Interpolated Median in R

In survey data, actual distributions frequently are non-continuous and non-normal. The mean may thus be inappropriate to summarize the central tendency, and the median too rough because it is constrained to the actual categories in the data. On a five-point scale, the median can only fall on one of these categories, and thus does not reflect smaller changes in the distribution. The interpolated median adjusts the median position to do just that.

The concept of interpolated medians is nicely described at (at the bottom), or at (with a nice graph).

In R, the interpolated median can easily be calculated with the package psych, using the interp.median function.

To illustrate the difference, here a simple plot using data from the SOM project. Here I use the positional variable (all actors in Austria combined) by year. It is immediately apparent that the three ways to express central tendency are different. The median position (in blue) is clearly constrained by the categories available (in this case -1, -0.5, 0, 0.5, 1). With its corrections, the interpolated median offers much more details of changes over time.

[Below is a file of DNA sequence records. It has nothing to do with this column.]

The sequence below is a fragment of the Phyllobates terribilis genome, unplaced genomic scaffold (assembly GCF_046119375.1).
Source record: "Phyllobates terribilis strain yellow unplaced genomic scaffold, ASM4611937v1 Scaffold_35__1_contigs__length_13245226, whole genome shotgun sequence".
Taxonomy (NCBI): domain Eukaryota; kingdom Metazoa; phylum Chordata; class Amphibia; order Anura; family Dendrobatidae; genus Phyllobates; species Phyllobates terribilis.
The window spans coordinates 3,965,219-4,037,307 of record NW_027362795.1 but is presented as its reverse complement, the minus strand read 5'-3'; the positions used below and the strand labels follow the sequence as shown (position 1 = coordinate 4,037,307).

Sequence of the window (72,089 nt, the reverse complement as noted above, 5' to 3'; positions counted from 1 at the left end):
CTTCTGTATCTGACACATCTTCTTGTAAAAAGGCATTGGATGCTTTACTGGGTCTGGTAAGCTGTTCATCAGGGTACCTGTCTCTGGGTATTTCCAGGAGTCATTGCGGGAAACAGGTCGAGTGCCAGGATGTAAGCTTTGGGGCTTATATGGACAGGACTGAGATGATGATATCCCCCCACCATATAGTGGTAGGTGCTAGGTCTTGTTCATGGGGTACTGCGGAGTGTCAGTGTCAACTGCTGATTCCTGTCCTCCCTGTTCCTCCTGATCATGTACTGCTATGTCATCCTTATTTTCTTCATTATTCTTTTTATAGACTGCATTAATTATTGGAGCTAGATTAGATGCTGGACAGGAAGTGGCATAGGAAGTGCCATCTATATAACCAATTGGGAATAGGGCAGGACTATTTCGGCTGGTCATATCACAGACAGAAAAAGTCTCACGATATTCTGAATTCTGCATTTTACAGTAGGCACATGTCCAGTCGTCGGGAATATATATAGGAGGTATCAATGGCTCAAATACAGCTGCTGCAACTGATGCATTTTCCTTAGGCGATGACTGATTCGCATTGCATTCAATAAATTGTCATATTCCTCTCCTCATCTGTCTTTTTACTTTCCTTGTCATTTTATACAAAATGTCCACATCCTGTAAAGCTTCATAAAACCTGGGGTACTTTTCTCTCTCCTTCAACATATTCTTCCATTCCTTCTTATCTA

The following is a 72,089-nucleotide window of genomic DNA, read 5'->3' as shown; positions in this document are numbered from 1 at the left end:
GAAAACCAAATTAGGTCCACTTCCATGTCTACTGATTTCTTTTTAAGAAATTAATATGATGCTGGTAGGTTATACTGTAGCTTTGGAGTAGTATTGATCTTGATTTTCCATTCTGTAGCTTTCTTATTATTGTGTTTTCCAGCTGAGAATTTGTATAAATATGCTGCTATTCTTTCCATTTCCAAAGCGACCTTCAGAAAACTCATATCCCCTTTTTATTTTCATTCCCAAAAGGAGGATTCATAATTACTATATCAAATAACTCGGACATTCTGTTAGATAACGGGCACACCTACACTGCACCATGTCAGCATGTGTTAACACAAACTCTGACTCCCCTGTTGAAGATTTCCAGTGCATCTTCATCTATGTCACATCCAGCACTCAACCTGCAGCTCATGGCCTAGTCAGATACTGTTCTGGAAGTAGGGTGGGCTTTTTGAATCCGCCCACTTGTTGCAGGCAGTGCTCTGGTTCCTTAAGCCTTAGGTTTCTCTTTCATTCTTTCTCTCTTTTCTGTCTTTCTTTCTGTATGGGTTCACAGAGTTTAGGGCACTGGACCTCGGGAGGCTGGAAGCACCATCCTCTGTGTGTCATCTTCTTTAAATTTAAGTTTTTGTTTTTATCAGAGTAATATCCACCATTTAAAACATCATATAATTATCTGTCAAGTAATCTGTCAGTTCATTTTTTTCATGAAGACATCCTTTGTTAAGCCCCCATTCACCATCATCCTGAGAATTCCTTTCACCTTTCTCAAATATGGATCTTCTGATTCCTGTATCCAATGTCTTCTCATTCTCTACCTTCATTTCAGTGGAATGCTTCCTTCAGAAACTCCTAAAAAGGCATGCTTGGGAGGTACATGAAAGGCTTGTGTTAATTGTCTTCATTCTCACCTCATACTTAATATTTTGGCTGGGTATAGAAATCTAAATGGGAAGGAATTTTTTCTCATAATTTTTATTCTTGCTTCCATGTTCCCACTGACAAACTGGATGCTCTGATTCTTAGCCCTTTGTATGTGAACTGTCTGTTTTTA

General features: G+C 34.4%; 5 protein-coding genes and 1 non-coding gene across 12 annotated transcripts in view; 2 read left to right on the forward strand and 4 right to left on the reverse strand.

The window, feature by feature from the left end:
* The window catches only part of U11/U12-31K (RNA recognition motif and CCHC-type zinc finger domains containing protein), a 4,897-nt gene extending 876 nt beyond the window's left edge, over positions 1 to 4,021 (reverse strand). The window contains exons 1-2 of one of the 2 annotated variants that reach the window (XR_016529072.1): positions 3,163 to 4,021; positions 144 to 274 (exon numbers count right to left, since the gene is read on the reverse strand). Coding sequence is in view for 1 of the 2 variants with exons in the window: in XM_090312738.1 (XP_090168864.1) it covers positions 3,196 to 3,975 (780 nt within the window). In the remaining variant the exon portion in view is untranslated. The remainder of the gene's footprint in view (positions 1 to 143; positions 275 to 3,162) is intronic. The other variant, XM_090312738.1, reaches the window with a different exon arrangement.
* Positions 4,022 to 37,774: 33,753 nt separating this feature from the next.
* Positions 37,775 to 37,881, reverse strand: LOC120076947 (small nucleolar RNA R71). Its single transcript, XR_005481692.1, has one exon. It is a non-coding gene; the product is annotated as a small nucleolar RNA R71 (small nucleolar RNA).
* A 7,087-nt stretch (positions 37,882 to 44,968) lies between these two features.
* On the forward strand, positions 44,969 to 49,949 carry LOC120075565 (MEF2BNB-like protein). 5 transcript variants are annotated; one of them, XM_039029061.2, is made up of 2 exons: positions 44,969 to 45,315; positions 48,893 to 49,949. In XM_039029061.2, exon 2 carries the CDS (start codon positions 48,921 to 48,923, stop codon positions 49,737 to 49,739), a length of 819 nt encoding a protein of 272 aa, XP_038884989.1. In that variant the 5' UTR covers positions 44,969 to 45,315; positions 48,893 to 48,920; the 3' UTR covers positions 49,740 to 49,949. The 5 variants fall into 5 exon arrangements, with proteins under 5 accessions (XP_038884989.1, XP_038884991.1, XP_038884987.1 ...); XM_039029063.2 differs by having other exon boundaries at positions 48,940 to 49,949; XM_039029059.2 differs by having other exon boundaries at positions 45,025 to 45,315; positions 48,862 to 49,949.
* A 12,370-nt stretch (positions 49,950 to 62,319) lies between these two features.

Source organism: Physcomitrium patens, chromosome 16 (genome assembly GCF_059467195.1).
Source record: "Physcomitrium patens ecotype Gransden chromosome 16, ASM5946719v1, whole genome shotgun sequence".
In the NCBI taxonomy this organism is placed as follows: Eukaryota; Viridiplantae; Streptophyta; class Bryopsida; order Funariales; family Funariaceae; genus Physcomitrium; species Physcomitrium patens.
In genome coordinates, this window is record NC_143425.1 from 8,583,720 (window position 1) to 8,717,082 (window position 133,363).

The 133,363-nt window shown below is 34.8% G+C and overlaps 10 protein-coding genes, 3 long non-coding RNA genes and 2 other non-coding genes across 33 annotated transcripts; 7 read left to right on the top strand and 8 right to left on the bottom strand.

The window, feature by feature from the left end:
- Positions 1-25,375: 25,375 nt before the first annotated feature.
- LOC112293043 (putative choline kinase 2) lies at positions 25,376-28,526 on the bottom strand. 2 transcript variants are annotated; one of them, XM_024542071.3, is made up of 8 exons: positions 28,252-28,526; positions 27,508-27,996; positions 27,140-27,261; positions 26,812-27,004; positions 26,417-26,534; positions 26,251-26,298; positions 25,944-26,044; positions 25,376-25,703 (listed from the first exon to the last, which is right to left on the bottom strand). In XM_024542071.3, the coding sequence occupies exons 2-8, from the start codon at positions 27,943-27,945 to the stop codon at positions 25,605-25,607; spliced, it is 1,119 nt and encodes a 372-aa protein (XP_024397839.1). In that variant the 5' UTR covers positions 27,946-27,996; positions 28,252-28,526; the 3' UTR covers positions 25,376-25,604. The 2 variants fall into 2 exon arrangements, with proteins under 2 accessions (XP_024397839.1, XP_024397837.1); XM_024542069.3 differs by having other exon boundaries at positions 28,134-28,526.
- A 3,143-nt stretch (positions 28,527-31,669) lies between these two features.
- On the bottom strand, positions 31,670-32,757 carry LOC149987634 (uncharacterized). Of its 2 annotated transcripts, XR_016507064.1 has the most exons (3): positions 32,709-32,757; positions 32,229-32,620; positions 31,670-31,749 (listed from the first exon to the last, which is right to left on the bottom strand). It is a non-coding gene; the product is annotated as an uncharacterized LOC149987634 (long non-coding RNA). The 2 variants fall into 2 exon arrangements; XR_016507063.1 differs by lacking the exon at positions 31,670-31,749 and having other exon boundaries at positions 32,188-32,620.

OK, not a very pretty graph, but it does illustrate the point.

One thought on “Interpolated Median in R

Leave a Reply

Fill in your details below or click an icon to log in: Logo

You are commenting using your account. Log Out / Change )

Twitter picture

You are commenting using your Twitter account. Log Out / Change )

Facebook photo

You are commenting using your Facebook account. Log Out / Change )

Google+ photo

You are commenting using your Google+ account. Log Out / Change )

Connecting to %s